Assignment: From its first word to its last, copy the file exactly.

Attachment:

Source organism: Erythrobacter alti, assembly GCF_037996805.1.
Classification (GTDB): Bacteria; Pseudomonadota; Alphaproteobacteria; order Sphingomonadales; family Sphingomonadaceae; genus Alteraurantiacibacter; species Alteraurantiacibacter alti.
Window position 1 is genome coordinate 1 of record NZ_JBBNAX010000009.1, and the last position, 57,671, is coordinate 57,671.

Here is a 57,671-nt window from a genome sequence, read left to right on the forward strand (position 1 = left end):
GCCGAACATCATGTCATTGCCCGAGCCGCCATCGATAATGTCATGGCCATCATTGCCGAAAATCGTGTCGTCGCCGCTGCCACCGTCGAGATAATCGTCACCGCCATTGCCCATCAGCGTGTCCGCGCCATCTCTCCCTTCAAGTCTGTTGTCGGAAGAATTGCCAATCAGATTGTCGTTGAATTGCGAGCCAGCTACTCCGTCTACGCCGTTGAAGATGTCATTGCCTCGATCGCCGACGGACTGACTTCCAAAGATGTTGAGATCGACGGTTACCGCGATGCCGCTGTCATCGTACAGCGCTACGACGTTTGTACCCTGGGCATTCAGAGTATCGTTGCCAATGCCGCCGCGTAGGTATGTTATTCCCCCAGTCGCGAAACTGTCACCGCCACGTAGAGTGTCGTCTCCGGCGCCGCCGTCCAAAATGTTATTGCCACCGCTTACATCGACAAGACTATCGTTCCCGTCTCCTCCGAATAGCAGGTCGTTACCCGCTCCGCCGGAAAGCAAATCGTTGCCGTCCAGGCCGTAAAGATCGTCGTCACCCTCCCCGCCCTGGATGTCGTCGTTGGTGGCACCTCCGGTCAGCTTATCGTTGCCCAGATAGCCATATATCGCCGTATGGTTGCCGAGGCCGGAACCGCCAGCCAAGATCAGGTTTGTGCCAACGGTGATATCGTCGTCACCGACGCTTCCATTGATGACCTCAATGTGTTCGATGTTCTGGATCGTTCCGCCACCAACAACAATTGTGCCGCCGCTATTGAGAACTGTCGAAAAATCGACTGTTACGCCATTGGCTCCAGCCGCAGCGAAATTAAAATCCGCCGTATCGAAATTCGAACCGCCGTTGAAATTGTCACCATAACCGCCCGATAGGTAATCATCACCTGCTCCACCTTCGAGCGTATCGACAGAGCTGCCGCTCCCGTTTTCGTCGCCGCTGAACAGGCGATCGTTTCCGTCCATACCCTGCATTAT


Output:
Source organism: Erythrobacter alti, assembly GCF_037996805.1.
Classification (GTDB): Bacteria; Pseudomonadota; Alphaproteobacteria; order Sphingomonadales; family Sphingomonadaceae; genus Alteraurantiacibacter; species Alteraurantiacibacter alti.
Window position 1 is genome coordinate 1 of record NZ_JBBNAX010000009.1, and the last position, 57,671, is coordinate 57,671.

Here is a 57,671-nt window from a genome sequence, read left to right on the forward strand (position 1 = left end):
GCCGAACATCATGTCATTGCCCGAGCCGCCATCGATAATGTCATGGCCATCATTGCCGAAAATCGTGTCGTCGCCGCTGCCACCGTCGAGATAATCGTCACCGCCATTGCCCATCAGCGTGTCCGCGCCATCTCTCCCTTCAAGTCTGTTGTCGGAAGAATTGCCAATCAGATTGTCGTTGAATTGCGAGCCAGCTACTCCGTCTACGCCGTTGAAGATGTCATTGCCTCGATCGCCGACGGACTGACTTCCAAAGATGTTGAGATCGACGGTTACCGCGATGCCGCTGTCATCGTACAGCGCTACGACGTTTGTACCCTGGGCATTCAGAGTATCGTTGCCAATGCCGCCGCGTAGGTATGTTATTCCCCCAGTCGCGAAACTGTCACCGCCACGTAGAGTGTCGTCTCCGGCGCCGCCGTCCAAAATGTTATTGCCACCGCTTACATCGACAAGACTATCGTTCCCGTCTCCTCCGAATAGCAGGTCGTTACCCGCTCCGCCGGAAAGCAAATCGTTGCCGTCCAGGCCGTAAAGATCGTCGTCACCCTCCCCGCCCTGGATGTCGTCGTTGGTGGCACCTCCGGTCAGCTTATCGTTGCCCAGATAGCCATATATCGCCGTATGGTTGCCGAGGCCGGAACCGCCAGCCAAGATCAGGTTTGTGCCAACGGTGATATCGTCGTCACCGACGCTTCCATTGATGACCTCAATGTGTTCGATGTTCTGGATCGTTCCGCCACCAACAACAATTGTGCCGCCGCTATTGAGAACTGTCGAAAAATCGACTGTTACGCCATTGGCTCCAGCCGCAGCGAAATTAAAATCCGCCGTATCGAAATTCGAACCGCCGTTGAAATTGTCACCATAACCGCCCGATAGGTAATCATCACCTGCTCCACCTTCGAGCGTATCGACAGAGCTGCCGCTCCCGTTTTCGTCGCCGCTGAACAGGCGATCGTTTCCGTCCATACCCTGCATTAT